469 U.S. 464
105 S.Ct. 873
83 L.Ed.2d 878
Elizabeth BRANDON et al., Petitioners,
John D. HOLT, etc., et al.
Argued Nov. 5, 1984.
Decided Jan. 21, 1985.
Eric Schnapper, New York City, for petitioners.
Henry L. Klein, Memphis, Tenn., for respondents.
In petitioners' action in Federal District Court under 42 U.S.C. § 1983, they alleged and proved that they had been assaulted by an officer of the Memphis Police Department who had a history of violent behavior that was well known within the Department. The court's judgment for petitioners, in addition to awarding compensatory and punitive damages against the officer, also awarded compensatory damages against the then Director of the Police Department "in his official capacity," the court having found that although the Director had no actual knowledge of the officer's disciplinary record because of the Department's administrative policies, he should have known of the officer's dangerous propensities. The Court of Appeals reversed the judgment against the Director, holding that he had acted in good faith and was accordingly entitled to immunity. The court rejected petitioners' contention that the action against the Director was tantamount to an action against the city of Memphis, which could not claim the qualified immunity that its agents could assert and thus was liable for the damages awarded against the Director. The court concluded that the suit was against an individual, not the city.
1. The city was not named as a defendant in this case because the complaint was filed before Monroe v. Pape, 365 U.S. 167, 81 S.Ct. 473, 5 L.Ed.2d 492—which held that municipalities could not be held liable under § 1983—was overruled by Monell v. New York City Dept. of Social Services, 436 U.S. 658, 98 S.Ct. 2018, 56 L.Ed.2d 611. The course of these proceedings after Monell was decided, however, made it abundantly clear that the action against the Director was in his official capacity and only in that capacity, and that petitioners claimed a right to recover damages from the city. Thus, petitioners would be entitled to amend their pleadings to conform to the proof and to the District Court's findings of fact, and it is appropriate for this Court to decide the legal issues without first insisting that such a formal amendment be filed. Pp. 469-471.
2. In cases under § 1983, a judgment against a public servant "in his official capacity" imposes liability on the entity that he represents. This rule was plainly implied in Monell, supra; Hutto v. Finney, 437 U.S. 678, 98 S.Ct. 2565, 57 L.Ed.2d 522; and Owen v. City of Independence, 445 U.S. 622, 100 S.Ct. 1398, 63 L.Ed.2d 673. The Court of Appeals erred in failing to apply the distinction between suits against government officials "in their individual capacities" entitled to qualified immunity, and suits in which only the liability of the municipality itself was at issue. Pp. 471-473.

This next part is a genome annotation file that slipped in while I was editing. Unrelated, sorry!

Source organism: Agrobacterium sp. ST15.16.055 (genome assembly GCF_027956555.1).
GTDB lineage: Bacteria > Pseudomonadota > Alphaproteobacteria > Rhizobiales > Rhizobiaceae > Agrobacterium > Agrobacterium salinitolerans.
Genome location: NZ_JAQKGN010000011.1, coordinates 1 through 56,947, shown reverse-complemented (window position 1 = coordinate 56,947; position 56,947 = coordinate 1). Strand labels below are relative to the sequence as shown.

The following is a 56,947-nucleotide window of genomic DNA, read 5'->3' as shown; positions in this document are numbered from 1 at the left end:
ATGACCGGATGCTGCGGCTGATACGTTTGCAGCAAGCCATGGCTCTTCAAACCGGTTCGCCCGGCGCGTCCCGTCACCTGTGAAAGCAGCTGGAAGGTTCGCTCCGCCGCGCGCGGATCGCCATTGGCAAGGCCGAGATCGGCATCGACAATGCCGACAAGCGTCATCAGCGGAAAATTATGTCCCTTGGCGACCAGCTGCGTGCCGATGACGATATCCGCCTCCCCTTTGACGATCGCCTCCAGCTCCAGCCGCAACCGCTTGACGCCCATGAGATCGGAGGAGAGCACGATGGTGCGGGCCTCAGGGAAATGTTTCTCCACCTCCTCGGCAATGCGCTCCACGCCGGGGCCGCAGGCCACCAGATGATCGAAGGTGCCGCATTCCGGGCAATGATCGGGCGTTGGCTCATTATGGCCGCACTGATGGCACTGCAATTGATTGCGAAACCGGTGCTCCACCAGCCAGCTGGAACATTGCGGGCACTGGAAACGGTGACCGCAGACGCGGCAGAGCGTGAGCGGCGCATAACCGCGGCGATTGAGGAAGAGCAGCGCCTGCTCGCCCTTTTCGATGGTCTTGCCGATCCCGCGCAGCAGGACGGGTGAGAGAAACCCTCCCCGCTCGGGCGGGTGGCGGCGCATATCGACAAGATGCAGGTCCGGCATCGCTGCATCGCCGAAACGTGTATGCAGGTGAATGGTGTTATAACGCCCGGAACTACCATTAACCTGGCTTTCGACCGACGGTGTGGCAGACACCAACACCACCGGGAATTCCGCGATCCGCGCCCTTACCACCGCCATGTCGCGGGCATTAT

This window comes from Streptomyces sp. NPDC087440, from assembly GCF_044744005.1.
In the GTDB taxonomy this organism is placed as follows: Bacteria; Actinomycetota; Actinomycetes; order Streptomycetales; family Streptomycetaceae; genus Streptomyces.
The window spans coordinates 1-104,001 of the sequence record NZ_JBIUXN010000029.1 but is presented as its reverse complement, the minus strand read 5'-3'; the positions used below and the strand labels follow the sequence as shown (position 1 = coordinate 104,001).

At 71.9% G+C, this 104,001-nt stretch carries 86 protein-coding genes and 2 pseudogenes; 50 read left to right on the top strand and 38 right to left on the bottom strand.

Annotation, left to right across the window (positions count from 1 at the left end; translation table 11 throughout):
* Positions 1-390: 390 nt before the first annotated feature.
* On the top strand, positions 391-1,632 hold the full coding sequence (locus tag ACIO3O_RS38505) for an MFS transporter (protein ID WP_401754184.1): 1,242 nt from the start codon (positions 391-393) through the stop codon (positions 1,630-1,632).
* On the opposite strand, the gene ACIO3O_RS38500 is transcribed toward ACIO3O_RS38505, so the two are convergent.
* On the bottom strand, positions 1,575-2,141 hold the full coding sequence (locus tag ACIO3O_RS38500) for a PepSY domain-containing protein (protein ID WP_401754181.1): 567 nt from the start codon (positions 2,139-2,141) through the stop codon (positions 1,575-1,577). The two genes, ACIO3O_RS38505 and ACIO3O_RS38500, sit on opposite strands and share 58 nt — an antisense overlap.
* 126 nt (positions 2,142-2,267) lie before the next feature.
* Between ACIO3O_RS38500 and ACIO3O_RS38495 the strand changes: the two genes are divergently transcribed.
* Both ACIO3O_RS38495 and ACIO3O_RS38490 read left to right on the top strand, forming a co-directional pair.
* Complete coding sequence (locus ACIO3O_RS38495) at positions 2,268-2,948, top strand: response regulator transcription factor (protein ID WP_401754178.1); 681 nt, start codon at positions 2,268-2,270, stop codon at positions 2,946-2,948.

Justice STEVENS delivered the opinion of the Court.
The District Court entered a damages judgment against the Director of the Memphis (Tenn.) Police Department in his official capacity. Brandon v. Allen, 516 F.Supp. 1355, 1361 (WD Tenn.1981). The Court of Appeals for the Sixth Circuit reversed, holding that he was protected by qualified immunity. Brandon v. Allen, 719 F.2d 151, 153 (1983). The question presented is whether the damages judgment is payable by the city of Memphis because the Director was sued in his official capacity or whether the Director is individually liable, but shielded by qualified immunity.
Petitioners brought this action under 42 U.S.C. § 1983. They alleged and proved that Robert J. Allen, who was then a Memphis police officer, viciously assaulted them on March 5, 1977. They also proved that Allen had a history of violent and irregular behavior that was well known within the Police Department.
E. Winslow Chapman had been the Director of the Memphis Police Department for approximately six months when Officer Allen attacked the petitioners. It is undisputed that Chapman had no actual knowledge of Allen's disciplinary record. The District Court found, however, that "Director Chapman should have known that Officer Allen's dangerous propensities created a threat to the rights and safety of citizens." The Director's lack of actual knowledge of Allen's propensities was found to have been caused by the "policies in effect during that period of Mr. Chapman's relatively new administration," which policies included "the inherently deficient nature of police administrative procedures involving the discovery of officer misconduct."
Petitioners sought damages from Officer Allen and from Director Chapman. Allen did not defend the action and a default judgment was entered against him for both compensatory and punitive damages. The award against Director Chapman was, however, limited to compensatory damages. In its findings and conclusions, the District Court repeatedly and unambiguously stated that the liability of Director Chapman was "in his official capacity."